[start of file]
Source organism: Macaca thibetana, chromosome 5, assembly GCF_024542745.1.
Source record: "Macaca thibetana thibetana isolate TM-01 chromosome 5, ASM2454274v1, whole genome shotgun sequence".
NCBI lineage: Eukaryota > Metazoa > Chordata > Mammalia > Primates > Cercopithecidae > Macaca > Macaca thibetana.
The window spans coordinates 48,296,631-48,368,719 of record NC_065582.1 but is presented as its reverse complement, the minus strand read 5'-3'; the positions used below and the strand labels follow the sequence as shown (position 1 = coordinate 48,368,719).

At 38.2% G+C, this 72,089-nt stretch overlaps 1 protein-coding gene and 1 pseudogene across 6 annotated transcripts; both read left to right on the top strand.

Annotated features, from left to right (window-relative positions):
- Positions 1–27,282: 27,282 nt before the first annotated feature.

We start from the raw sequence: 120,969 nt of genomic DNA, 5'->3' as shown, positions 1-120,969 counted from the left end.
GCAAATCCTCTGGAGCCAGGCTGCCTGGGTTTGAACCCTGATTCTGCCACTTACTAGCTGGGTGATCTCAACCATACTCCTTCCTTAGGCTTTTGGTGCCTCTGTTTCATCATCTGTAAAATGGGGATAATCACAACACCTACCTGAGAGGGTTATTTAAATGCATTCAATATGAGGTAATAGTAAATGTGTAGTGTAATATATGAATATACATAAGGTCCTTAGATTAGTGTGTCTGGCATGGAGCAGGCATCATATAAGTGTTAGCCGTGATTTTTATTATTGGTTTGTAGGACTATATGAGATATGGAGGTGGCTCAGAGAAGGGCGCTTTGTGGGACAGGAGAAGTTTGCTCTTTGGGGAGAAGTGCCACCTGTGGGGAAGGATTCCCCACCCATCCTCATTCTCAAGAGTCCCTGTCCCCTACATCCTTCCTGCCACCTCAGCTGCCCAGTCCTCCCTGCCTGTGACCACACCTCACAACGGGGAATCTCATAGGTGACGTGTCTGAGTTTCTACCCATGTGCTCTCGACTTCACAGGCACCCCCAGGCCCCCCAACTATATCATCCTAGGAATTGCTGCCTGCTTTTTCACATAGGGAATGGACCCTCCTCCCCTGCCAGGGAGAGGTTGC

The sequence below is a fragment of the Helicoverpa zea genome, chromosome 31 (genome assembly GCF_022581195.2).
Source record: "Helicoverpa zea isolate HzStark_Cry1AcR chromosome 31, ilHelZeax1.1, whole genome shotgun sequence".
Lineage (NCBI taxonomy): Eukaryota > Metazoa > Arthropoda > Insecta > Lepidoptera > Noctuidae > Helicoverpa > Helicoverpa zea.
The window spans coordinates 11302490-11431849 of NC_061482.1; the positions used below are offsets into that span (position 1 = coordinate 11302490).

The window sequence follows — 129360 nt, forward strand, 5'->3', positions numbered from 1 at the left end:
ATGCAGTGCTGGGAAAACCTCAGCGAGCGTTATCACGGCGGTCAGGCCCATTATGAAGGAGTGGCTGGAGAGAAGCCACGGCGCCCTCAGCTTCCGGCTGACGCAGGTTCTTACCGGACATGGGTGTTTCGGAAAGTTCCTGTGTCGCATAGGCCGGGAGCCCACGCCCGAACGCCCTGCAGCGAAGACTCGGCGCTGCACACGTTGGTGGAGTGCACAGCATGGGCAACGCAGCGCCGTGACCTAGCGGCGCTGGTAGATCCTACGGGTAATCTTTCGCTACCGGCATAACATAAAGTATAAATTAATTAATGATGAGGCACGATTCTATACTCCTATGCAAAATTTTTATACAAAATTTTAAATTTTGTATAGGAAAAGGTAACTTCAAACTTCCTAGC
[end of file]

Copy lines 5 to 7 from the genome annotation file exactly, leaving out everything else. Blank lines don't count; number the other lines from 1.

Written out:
At 38.2% G+C, this 72,089-nt stretch overlaps 1 protein-coding gene and 1 pseudogene across 6 annotated transcripts; both read left to right on the top strand.

Annotated features, from left to right (window-relative positions):
- Positions 1–27,282: 27,282 nt before the first annotated feature.